There are always going to be bands that for one reason or another slip under your radar. I’ve always liked Augustana, so maybe their sharing such a similar name to Augustines either confused me or put me off. More likely, our paths just never crossed despite earlier this year, Augustine’s front man Billy McCarthy playing a solo gig at the Prince Albert in Brighton, a gig I was even invited to go to!
My first exposure to the band came a few month later with the lead single to this album. When Things Fall Apart immediately grabbed my attention. There was something about the drum sound and the synths that I really liked. Having listened to the song many times since, I now know why I liked it so much: it’s got a Queen vibe to it, like a distant cousin to Radio Ga Ga. Billy McCarthy’s emotion-filled vocals helped make it really memorable and made me eager to listen to the rest of the record.
In truth, it wasn’t quite what I was expecting. I was hoping for more of the same, but it’s a real mixed bag. A few of the ten tracks sound like they were recorded at the same time and in a similar vein to When Things Fall Apart, but most of the album sounds like a totally different band. The one thing that connects them is McCarthy’s voice, which is without doubt Augustine’s greatest asset. As good as a vocalist he is, he isn’t so distinctive that you’d immediately know who was singing. Indeed, like so much of this album, his vocals reminds of you of someone else.
Some of his best vocals can be found on Hold Me Loneliness and No Need To Explain. Hold Me Loneliness has a similar vibe to When Things Fall Apart, although this time the rhythm has more than a touch of the Paul Simon’s to it, while No Need To Explain owes much to Bob Seger. Once again, it’s let down by its workaday lyrics: “Can anybody hear me? Is there anybody out there?” being a case in point.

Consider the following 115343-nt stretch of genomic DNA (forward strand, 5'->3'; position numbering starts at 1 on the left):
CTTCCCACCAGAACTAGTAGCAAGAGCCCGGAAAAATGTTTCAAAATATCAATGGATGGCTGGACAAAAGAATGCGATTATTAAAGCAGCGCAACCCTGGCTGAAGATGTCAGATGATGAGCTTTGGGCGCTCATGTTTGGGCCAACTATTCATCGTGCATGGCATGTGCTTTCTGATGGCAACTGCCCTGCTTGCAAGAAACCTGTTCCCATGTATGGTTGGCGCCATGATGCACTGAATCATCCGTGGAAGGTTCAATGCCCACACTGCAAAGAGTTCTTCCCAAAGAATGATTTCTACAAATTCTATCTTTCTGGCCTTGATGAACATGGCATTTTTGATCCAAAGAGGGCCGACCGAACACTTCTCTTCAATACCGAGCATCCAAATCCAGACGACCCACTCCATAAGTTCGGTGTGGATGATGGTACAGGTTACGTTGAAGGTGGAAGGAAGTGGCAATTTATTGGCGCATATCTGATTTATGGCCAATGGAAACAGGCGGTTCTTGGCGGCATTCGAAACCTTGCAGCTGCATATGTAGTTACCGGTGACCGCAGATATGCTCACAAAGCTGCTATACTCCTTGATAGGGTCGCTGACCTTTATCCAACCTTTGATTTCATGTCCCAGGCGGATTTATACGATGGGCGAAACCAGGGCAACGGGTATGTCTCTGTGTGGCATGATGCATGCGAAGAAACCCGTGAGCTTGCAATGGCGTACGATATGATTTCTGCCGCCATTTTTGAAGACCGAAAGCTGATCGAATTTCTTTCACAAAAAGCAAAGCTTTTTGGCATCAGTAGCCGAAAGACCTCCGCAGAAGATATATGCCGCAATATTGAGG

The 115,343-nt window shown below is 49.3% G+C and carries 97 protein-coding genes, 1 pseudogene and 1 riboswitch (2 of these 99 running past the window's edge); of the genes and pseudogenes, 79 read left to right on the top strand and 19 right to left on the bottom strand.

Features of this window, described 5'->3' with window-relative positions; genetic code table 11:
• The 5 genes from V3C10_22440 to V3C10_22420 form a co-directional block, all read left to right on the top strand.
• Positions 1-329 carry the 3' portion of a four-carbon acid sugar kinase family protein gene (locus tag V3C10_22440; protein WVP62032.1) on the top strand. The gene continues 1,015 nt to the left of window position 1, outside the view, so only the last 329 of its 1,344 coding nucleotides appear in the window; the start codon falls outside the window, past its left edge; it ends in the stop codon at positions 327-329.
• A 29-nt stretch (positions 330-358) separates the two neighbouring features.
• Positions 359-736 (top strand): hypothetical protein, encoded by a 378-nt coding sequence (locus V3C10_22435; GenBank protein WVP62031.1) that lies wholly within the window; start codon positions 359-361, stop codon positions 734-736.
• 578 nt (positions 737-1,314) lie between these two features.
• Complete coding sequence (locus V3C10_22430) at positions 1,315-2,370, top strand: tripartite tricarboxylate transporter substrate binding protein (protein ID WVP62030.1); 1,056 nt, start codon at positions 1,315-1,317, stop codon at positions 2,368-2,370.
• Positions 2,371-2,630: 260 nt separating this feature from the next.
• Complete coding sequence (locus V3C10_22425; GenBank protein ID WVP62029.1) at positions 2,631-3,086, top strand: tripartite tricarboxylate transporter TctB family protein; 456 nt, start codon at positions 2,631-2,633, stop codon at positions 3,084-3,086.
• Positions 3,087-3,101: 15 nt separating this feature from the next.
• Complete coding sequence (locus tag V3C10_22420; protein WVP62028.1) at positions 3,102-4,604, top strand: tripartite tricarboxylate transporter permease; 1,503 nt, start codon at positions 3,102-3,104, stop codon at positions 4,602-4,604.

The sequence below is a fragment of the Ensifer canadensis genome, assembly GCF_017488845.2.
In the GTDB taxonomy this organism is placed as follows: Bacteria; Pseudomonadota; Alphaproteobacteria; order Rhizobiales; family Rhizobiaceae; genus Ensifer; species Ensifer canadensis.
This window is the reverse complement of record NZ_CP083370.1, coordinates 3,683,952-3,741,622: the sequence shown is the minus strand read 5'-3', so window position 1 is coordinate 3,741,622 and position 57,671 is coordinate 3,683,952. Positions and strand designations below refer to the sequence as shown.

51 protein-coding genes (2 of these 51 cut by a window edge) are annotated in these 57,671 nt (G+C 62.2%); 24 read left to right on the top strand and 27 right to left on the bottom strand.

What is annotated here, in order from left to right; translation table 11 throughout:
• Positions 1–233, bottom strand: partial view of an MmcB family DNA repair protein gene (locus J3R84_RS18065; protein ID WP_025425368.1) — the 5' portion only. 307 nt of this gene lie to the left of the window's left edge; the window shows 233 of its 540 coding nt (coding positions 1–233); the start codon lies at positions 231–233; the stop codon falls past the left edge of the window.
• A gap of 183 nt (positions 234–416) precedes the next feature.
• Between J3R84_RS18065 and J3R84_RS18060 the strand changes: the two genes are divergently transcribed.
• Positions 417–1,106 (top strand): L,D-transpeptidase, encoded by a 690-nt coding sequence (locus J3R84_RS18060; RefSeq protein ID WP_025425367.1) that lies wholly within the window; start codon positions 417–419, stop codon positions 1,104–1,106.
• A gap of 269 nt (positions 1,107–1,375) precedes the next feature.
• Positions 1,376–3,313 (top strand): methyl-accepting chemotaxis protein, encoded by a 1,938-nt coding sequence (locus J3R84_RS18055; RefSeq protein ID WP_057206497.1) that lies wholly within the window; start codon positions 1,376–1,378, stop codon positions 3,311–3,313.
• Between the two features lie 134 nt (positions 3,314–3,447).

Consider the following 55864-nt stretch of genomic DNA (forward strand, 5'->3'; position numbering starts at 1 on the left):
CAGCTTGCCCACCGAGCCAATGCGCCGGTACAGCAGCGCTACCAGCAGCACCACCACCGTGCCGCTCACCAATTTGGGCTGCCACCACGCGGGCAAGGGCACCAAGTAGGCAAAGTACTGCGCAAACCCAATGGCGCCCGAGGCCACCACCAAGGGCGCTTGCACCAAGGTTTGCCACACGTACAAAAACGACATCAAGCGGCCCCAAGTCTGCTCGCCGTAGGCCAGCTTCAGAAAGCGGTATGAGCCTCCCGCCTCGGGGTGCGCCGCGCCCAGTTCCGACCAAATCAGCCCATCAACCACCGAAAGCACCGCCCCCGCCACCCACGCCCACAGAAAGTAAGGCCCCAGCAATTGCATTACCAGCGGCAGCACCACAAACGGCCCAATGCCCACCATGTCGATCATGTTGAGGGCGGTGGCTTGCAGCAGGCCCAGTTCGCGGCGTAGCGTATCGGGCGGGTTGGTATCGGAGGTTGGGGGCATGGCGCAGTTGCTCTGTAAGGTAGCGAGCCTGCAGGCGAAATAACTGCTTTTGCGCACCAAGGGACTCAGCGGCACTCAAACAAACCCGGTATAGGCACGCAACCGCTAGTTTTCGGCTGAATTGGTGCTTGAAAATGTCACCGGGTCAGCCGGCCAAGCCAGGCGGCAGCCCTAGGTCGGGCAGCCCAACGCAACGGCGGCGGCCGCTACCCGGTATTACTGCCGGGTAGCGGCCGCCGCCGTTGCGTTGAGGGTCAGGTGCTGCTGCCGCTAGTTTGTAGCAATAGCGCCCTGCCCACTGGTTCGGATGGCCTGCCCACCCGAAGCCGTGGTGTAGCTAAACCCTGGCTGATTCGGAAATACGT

Indeed throughout the album it’s far too generously sprinkled with cliched lyrics. “I watch you walk out the door” and “Round here it’s getting harder to breathe” being further examples of Augustines’ magpie tendencies. “What doesn’t kill you makes you stronger” and “Can’t see the forest through the trees” reinforces the impression they struggled to find words and resorted to cherry-picking favourite lines from favourite songs.
But whilst, Augustines might not be the most original band either musically or lyrically, they are still very much worth listening to. The Brooklyn-based trio have admitted to stepping out of their comfort zone with this record, in particular by experimenting with samples and different rhythms. I haven’t heard its 2014 predecessor, so I don’t know how far that journey has taken them, but that experimentation is clearest to hear on at least three of the tracks including album closer Days Roll By. However, the bulk of the record doesn’t feel like they were confident enough to push the envelope with every track. Most are fairly conventional, OK songs, but with little more than a soupcon of originality.
The opening track, the pounding Are We Alive is a good example. It sounds like it was recorded live. It also sounds like they’ve been listening to a lot of Springsteen and Bon Jovi on the tour bus. Indeed, with its frantic pace, Are We Alive gives quite a confusing first impression to the album and would, I think, have been better placed as the final song. It also contains another of those rent-a-lyric lines “The silence when you don’t call is deafening.”
Of the slower songs, my favourite is probably Running In Place a bombastic number that features a choir, synths and drum machines. It also features some impassioned vocals from McCarthy, although vocally it’s reminiscent of Al Stewart’s Year of the Cat. I’m not sure it needed the background vocals by Pape & Cheikh which kick in towards the end. The Senegalese duo also make an appearance on May You Keep Well, a song driven by percussion layers which never steers very far from Graceland territory.
Not that long ago, there was a trend for bands to release two versions of an album: one where they rocked out, the other where they ditched the electronics and did it all acoustically. I can’t help but feel this one would have worked better that way too, giving the listener the best of both worlds. Even so, while This Is Your Life is a bit of schizophrenic record, not quite sure which direction it should be going in, it’s still well worth giving a listen.
And, if you like what you hear, it won’t be too long before you can experience what it sounds like live as Augustines will be kicking off their Autumn 2016 headline tour with a date in Brighton.